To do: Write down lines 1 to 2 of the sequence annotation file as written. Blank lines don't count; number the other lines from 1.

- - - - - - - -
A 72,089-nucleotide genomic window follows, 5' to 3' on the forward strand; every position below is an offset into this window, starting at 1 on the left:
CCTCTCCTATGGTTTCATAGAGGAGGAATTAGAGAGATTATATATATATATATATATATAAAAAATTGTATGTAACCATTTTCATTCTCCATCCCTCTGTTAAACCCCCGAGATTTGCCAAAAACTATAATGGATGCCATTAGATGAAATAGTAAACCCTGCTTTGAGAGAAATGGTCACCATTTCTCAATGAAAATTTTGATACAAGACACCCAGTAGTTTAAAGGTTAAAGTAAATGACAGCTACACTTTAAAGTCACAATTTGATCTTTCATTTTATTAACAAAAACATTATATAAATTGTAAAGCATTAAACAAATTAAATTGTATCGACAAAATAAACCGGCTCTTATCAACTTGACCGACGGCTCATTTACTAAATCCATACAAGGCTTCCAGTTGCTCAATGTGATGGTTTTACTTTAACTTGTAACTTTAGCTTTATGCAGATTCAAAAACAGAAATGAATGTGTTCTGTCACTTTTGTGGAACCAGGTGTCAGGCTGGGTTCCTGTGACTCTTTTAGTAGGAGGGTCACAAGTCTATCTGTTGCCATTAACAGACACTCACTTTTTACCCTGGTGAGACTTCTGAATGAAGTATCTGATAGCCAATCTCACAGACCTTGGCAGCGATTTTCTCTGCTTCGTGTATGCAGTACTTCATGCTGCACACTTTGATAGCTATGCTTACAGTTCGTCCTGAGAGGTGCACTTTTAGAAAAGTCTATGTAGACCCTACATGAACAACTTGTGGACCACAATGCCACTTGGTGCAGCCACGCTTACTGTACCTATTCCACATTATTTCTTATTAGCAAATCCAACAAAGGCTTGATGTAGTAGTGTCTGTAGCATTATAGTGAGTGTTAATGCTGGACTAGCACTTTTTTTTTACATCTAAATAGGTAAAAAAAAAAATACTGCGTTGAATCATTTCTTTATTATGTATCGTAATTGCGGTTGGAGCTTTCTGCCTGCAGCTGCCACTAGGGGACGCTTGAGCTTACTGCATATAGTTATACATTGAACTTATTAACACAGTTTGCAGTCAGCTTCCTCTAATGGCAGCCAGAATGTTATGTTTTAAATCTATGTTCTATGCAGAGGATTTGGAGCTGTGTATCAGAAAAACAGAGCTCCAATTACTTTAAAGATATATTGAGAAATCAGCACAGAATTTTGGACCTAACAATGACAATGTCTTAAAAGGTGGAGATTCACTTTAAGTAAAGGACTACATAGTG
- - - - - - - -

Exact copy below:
A 72,089-nucleotide genomic window follows, 5' to 3' on the forward strand; every position below is an offset into this window, starting at 1 on the left:
CCTCTCCTATGGTTTCATAGAGGAGGAATTAGAGAGATTATATATATATATATATATATAAAAAATTGTATGTAACCATTTTCATTCTCCATCCCTCTGTTAAACCCCCGAGATTTGCCAAAAACTATAATGGATGCCATTAGATGAAATAGTAAACCCTGCTTTGAGAGAAATGGTCACCATTTCTCAATGAAAATTTTGATACAAGACACCCAGTAGTTTAAAGGTTAAAGTAAATGACAGCTACACTTTAAAGTCACAATTTGATCTTTCATTTTATTAACAAAAACATTATATAAATTGTAAAGCATTAAACAAATTAAATTGTATCGACAAAATAAACCGGCTCTTATCAACTTGACCGACGGCTCATTTACTAAATCCATACAAGGCTTCCAGTTGCTCAATGTGATGGTTTTACTTTAACTTGTAACTTTAGCTTTATGCAGATTCAAAAACAGAAATGAATGTGTTCTGTCACTTTTGTGGAACCAGGTGTCAGGCTGGGTTCCTGTGACTCTTTTAGTAGGAGGGTCACAAGTCTATCTGTTGCCATTAACAGACACTCACTTTTTACCCTGGTGAGACTTCTGAATGAAGTATCTGATAGCCAATCTCACAGACCTTGGCAGCGATTTTCTCTGCTTCGTGTATGCAGTACTTCATGCTGCACACTTTGATAGCTATGCTTACAGTTCGTCCTGAGAGGTGCACTTTTAGAAAAGTCTATGTAGACCCTACATGAACAACTTGTGGACCACAATGCCACTTGGTGCAGCCACGCTTACTGTACCTATTCCACATTATTTCTTATTAGCAAATCCAACAAAGGCTTGATGTAGTAGTGTCTGTAGCATTATAGTGAGTGTTAATGCTGGACTAGCACTTTTTTTTTACATCTAAATAGGTAAAAAAAAAAATACTGCGTTGAATCATTTCTTTATTATGTATCGTAATTGCGGTTGGAGCTTTCTGCCTGCAGCTGCCACTAGGGGACGCTTGAGCTTACTGCATATAGTTATACATTGAACTTATTAACACAGTTTGCAGTCAGCTTCCTCTAATGGCAGCCAGAATGTTATGTTTTAAATCTATGTTCTATGCAGAGGATTTGGAGCTGTGTATCAGAAAAACAGAGCTCCAATTACTTTAAAGATATATTGAGAAATCAGCACAGAATTTTGGACCTAACAATGACAATGTCTTAAAAGGTGGAGATTCACTTTAAGTAAAGGACTACATAGTG